Session Four

  1. Ask students to share first with two peers and then another two different peers how they are using tools to support their written ideas.
  2. Invite students to share with the whole group what they are working on in their writing and the tool(s) they are using to help tell their story. If new ideas are presented, add these to the chart from the first day.
  3. Offer students the remaining time to continue developing their written ideas.
  4. Tell students that the next day they will have an opportunity to rewrite a part of their story using a different writing tool. Using a post-it note or sticky flag, ask students to mark the part in their story where they may consider changing the writing tool.


Session Five

  1. Revisit the scratchy writing in Fox by asking students to consider how our interpretation of the story might be different if the story were told in a different writing tool (i.e. not scratchy, black ink). For example, if we feel connected to Magpie through print text that looks like something Magpie, a bird, could have written, would we still feel that closeness if the printed text were in a different color? A different typeface? A different medium?
  2. Choose any two of Magpie’s lines from the book and ask students to rewrite them using different writing media. Ask the students to share what they notice about how the tool affects how we see the print. For example, how might we read the black, birdlike scripted words “Jiggety-hop, jiggety-hop” differently if it were in say, red marker, Times New Roman font?  You may wish to create a visual example of this to show students the difference in the different fonts/colors.
  3. Ask students to silently reread the section they marked with a note/flag to make sure that is the section they want to work on.
  4. Allow time for students to rewrite the marked part of the story using a different tool.  Remind students of the examples at the end of Session 3.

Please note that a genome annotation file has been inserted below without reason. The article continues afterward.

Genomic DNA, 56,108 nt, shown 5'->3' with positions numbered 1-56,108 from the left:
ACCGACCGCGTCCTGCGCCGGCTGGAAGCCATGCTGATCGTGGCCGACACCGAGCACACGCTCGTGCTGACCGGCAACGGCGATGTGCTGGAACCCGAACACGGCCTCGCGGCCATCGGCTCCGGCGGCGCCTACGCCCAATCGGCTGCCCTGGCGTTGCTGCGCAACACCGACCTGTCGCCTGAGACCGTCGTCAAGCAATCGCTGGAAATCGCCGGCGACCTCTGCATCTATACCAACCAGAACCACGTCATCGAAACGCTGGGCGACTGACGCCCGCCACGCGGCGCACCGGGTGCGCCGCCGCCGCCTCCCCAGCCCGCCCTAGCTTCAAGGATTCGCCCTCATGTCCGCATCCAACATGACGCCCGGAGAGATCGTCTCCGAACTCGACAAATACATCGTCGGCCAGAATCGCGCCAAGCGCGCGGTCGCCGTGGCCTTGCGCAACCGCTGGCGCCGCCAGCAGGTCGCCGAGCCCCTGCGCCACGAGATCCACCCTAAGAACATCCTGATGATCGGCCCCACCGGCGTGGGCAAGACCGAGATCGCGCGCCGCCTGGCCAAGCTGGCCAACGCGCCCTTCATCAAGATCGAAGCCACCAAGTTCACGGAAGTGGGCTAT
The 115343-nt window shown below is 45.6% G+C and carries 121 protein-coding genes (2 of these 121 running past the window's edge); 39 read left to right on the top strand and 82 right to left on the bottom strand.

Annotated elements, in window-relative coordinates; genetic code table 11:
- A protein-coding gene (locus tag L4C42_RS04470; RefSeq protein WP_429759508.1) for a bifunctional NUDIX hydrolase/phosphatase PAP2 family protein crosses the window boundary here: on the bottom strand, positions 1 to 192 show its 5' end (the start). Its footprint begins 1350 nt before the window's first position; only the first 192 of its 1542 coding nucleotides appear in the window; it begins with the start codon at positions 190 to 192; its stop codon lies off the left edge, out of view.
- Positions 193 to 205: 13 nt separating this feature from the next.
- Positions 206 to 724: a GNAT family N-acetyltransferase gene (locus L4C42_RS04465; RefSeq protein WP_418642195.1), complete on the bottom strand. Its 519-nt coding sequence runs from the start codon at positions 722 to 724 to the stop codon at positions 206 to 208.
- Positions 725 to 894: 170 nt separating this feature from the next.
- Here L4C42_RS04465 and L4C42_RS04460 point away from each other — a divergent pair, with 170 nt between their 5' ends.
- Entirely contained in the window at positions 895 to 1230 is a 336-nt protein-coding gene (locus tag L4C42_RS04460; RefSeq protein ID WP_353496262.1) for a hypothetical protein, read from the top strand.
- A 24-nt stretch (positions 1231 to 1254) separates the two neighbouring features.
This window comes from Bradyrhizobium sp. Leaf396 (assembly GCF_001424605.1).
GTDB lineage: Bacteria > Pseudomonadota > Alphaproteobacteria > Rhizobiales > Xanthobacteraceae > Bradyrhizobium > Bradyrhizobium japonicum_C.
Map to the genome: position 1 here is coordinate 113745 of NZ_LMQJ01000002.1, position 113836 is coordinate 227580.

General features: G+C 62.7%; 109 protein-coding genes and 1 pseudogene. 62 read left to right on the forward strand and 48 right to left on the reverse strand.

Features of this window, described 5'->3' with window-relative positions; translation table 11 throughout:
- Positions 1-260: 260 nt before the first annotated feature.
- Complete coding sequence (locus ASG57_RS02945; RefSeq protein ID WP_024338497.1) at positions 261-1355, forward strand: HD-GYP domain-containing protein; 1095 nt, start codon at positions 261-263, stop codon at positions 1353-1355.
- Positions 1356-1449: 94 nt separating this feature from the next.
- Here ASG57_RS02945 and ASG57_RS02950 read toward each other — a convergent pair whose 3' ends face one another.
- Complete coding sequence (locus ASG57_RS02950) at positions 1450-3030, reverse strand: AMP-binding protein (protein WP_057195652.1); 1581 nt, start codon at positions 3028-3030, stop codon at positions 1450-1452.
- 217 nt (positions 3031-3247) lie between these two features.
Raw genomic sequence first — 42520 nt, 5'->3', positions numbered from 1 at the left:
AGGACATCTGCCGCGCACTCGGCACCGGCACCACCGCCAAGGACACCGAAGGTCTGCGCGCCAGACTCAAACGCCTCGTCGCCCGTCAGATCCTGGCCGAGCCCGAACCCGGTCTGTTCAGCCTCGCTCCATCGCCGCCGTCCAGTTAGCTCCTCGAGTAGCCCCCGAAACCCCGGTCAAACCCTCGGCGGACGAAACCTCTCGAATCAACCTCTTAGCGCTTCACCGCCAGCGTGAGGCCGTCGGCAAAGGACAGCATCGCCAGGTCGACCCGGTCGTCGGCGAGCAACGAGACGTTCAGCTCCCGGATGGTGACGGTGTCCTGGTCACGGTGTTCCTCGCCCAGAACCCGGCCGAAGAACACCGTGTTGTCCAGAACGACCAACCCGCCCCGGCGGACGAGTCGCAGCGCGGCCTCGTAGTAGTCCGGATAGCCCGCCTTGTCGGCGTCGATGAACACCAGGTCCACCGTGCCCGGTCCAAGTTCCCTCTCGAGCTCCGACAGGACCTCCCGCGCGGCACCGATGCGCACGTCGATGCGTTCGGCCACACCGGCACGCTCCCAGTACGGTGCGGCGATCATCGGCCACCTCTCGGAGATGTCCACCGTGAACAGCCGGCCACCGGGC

5. Invite students to share their rewritten sections with the class.
  6. Ask the group:
    • What happens to the story when we use a different writing tool?
    • Does our reaction to the story change?
    • Does the tool affect how we see our characters?
    • Does the tool draw the reader closer to our characters?
  7. The importance of rewriting is about making connections with media, writing, and ourselves.  Encourage students to offer their peers glow feedback (what worked well) and grow feedback (what the writer may consider reworking).



  • Look critically and reflectively at print and visual text in picture books. Discuss the print by asking questions such as, "how does this font, size, and color affect my understanding of the character’s voice?"  Discuss artist techniques by asking questions such as, "how does this brushstroke influence my understanding of this visual text?" You may also choose to assign these questions as a writing assignment for students to reflect on the lesson and ideas.
  • Develop a text set of these books so that students (developing writers) have an in-class reference source for books whose print and art speaks.
  • Invite students to experiment with different fonts and size of text on word processors or using the Doodle Splash interactive.


Student Assessment / Reflections

  • Informally observe students actively writing with various writing/drawing media.
  • Collect completed written drafts where the connection between media and written content is developing or self-evident. The option of using a rubric is provided.
  • Students can reflect and respond to the following questions in their writer’s notebooks:
    • What am I coming to know about the connections between writing/drawing tools and writing?
    • How is access to different writing/drawing tools affecting my writing?